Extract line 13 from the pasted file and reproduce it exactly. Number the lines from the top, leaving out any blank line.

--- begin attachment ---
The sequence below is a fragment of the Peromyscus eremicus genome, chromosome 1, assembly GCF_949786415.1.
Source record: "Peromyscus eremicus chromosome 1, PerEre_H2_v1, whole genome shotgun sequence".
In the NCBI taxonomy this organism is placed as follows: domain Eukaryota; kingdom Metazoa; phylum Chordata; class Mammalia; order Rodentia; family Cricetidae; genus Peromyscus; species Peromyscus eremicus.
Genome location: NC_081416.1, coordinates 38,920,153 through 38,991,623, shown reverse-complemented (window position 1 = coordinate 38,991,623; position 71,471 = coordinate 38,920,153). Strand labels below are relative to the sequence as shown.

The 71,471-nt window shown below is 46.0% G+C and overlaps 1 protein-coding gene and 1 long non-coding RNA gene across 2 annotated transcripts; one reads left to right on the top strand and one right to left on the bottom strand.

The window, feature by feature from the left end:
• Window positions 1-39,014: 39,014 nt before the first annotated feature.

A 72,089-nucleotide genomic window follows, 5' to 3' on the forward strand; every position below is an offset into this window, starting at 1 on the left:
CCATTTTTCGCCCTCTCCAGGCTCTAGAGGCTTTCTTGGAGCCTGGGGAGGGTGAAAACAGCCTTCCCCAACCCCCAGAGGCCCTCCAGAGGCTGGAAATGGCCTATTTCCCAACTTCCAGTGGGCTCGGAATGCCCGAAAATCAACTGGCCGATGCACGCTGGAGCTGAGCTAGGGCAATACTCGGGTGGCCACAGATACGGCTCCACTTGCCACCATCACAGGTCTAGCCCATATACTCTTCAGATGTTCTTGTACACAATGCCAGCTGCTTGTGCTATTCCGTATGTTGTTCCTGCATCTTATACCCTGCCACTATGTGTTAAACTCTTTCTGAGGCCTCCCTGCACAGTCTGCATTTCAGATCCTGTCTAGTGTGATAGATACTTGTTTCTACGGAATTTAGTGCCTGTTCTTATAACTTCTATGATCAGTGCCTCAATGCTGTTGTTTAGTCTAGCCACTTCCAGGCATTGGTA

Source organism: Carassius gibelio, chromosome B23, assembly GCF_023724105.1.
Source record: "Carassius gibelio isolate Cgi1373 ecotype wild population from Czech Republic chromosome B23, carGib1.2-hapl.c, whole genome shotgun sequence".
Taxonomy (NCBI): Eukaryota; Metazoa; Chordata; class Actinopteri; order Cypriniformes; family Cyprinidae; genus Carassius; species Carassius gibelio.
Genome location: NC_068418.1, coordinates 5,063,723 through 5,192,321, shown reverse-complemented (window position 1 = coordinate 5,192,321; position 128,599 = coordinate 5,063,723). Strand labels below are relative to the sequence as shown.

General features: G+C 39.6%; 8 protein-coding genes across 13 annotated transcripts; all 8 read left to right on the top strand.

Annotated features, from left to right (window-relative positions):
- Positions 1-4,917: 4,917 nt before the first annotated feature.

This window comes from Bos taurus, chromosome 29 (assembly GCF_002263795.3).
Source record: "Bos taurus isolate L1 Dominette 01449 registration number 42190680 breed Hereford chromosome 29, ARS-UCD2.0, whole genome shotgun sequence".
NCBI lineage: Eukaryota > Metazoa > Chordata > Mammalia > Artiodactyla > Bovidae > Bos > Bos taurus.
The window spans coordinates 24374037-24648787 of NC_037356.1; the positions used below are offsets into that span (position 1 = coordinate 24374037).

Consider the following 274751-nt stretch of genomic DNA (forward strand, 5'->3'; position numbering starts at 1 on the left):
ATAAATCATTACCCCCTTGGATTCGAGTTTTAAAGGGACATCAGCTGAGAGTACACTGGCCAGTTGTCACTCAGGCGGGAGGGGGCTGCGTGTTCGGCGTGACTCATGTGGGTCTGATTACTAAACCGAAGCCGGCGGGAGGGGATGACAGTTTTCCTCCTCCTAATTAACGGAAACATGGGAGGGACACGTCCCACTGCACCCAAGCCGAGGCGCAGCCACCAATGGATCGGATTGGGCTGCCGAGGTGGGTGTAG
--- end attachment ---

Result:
Genome location: NC_068418.1, coordinates 5,063,723 through 5,192,321, shown reverse-complemented (window position 1 = coordinate 5,192,321; position 128,599 = coordinate 5,063,723). Strand labels below are relative to the sequence as shown.